College & Research Libraries News

Letter to ACRL EBSS Members

Dear colleague in the Education and Behavioral Sciences Section:

An appropriate celebration of the bicentennial year, it seems to me, would be to form “committees of correspondence” to begin the process of liberating ourselves, as education and/or behavioral science librarians, from our professional problems by, at least, trying to articulate what some of our problems/opportunities are.

In other words, I hereby invite as many of you as possible to become my “pen pals” for 1976. I want to receive a simple, spontaneous letter from you, soon, setting forth some of your concerns about our specialized field of librarianship. I have been disturbed, over the years, that there is so little participation of the membership at large in section activity. Now that I am myself the chairperson for a year, I feel a responsibility to see if we can change that. How does one go about productively involving as many as possible in an ALA group?

At the risk of suggesting too definitely what you might think about, here are some areas of concern that occur to me:

1. Information on education/psychology libraries and librarianship: What statistical and other factual information exists, or should exist, on North American education / psychology / psychiatry libraries? What about state-of-the-art papers? Practitioner’s handbooks?

2. Materials selection: What distinctive problems do we, as education and behavioral science specialists, have in the selection process? How adequate is our review literature? What about written selection policies for our fields?

3. Classification systems: How do we as education and/or psychology specialists see LC, Dewey and other classification systems?

4. Subject heading systems: Similarly, how do we, as specialists working with library users, see the LC, ERIC, Ed Index and other subject heading/descriptor systems?

5. Bibliographical and other reference works: What gaps exist in the bibliographical control of our field?

6. User studies: What studies have been, or should be, made of how psychologists and/or educators communicate, including their patterns of use of recorded information in their fields?

7. Bibliographical instruction: Isn’t there a special responsibility to educate the educators, and future educators, in the use of education materials? What about liaison with teacher education organizations?

8. Standards for education libraries: Should standards or guidelines for our specialization be formulated and promulgated, perhaps at the initiative of our section?

9. Curriculum materials: Isn’t this one of the most difficult, yet least studied, areas in all of academic librarianship? What can we do to change this? The time is ripe.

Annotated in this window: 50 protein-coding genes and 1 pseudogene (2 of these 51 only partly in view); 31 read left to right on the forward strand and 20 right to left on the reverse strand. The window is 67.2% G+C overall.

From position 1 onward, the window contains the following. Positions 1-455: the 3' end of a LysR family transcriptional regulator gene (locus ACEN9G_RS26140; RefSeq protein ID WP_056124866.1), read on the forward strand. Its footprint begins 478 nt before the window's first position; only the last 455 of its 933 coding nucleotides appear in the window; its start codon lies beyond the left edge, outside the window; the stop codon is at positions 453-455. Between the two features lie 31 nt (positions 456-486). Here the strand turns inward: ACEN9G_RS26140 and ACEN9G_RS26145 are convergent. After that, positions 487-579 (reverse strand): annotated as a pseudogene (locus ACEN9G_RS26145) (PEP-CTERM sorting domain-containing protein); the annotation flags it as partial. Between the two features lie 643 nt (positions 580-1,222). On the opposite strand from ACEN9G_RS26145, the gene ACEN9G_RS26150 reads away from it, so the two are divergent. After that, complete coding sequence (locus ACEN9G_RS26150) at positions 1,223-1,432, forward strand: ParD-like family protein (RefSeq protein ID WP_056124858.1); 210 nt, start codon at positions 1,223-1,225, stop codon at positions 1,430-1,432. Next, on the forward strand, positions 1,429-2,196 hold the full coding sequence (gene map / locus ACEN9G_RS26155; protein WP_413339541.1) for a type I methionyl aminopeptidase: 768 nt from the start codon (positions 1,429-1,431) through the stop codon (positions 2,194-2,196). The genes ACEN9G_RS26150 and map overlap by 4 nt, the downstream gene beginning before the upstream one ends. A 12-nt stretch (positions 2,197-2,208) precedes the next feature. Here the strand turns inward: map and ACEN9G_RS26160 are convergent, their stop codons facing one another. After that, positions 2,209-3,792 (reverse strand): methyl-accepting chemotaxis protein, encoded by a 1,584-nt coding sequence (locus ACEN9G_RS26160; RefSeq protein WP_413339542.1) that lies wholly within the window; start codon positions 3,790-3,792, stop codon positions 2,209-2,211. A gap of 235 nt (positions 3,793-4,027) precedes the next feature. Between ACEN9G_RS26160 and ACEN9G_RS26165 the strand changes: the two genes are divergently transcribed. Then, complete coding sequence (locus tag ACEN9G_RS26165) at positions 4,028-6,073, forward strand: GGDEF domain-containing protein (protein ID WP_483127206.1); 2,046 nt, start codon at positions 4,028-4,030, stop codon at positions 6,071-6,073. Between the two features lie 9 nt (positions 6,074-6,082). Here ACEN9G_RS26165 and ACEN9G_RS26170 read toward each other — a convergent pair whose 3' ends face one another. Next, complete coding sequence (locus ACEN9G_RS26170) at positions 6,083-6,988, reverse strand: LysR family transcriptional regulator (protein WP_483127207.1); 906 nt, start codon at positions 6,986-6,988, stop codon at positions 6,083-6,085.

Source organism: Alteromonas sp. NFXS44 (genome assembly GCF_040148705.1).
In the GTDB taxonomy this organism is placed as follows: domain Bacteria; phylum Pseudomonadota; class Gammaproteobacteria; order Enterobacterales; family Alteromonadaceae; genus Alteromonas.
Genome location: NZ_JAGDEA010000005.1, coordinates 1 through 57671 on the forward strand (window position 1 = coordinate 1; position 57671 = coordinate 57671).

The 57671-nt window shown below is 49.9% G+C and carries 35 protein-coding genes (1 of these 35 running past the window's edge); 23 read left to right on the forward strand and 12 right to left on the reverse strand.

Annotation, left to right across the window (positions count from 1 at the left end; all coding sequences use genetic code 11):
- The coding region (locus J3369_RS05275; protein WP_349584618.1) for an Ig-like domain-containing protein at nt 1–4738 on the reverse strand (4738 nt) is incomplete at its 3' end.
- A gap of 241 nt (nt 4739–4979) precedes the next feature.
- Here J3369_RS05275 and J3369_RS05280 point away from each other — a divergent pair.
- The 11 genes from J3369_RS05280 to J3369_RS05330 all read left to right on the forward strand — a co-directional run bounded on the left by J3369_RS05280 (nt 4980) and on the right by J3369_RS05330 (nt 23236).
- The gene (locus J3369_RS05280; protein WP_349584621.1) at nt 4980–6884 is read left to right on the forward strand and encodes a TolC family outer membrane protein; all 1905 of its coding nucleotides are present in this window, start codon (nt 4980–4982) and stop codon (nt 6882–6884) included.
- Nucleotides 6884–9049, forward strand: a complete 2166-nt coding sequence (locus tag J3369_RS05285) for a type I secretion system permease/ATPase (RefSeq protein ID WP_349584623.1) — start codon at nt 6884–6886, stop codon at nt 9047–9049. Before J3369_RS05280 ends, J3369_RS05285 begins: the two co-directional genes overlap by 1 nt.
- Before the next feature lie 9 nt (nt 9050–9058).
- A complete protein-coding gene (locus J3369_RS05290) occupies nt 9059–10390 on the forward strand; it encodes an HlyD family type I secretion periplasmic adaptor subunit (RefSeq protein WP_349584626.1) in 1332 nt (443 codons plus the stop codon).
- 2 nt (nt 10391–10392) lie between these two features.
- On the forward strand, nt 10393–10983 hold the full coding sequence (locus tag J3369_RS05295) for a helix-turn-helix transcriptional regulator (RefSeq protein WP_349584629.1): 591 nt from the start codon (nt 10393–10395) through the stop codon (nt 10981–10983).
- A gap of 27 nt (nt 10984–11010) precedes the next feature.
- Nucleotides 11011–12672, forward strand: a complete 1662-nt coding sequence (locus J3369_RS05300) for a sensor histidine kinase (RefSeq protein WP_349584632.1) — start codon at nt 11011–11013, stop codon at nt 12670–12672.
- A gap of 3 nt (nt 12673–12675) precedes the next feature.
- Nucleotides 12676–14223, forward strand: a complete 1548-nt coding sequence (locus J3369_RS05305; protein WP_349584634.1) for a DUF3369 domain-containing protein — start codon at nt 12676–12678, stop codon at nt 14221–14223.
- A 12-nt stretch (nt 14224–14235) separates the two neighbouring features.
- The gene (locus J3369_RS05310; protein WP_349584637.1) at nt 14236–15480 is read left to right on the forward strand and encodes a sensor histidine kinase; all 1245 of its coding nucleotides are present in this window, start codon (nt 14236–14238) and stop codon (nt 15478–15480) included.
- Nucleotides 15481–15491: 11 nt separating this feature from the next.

10. Behavioral sciences: What do you mean, “behavioral sciences,” anyway? Psychology and what other fields? What are the distinctive problems of this field of library specialization?

As you can see, I have concentrated on education/psychology librarianship in higher education and research institutions. I have assumed that our section is not in business to deal with school librarianship since AASL serves that purpose. Nor is our section primarily concerned with education for librarianship since LED exists for that. Learning resource center librarianship in two-year colleges is somewhat closer to the emphasis of our section; however, the Community and Junior College Section of ACRL and the Audiovisual Section of ISAD adequately cover this interest. I must hasten to add, however, that, although I particularly want to hear from librarians specializing in education/curriculum materials or psychology/ psychiatry in higher education or research institutions, I will be pleased to get responses from other librarians as well. Two groups able to make especially valuable contributions to the discussion are ex-education/psychology librarians now in other career lines, and social science librarians who include education or psychology among their areas of responsibility.

What do I intend to do with the letters once you have written to me? First, I expect to learn something as chairperson about the concerns of my colleagues. Also, I hope in this way to learn of those members of the section who would like to be more actively involved. Perhaps, depending on the kinds and number of responses, letters could be xeroxed and distributed to all correspondents or to circles of people with interests in common, or round robins might be formed.

Finally, your letters will provide topics of grass roots interest for the Annual Conference in Chicago. On Sunday afternoon we are planning to try out discussion circles of members interested in education and behavioral science librarianship. Maybe we should call them “juntos” in memory of one of the founding fathers of American libraries, Benjamin Franklin, and to introduce a bicentennial note. We are likely to ask some of you to co-lead small discussion groups on areas of interest to you, or act as recorders and reporters.

Like most of you nowadays, I am overburdened with work both in my job and in other professional commitments. Nevertheless, I hope you will make the burden even more overwhelming by responding to this, an effort to make a tour of duty as chairperson of your section interactive.

Wayne Gossage, Library Director Bank Street College of Education 610 W. 112 St. New York, NY 10025

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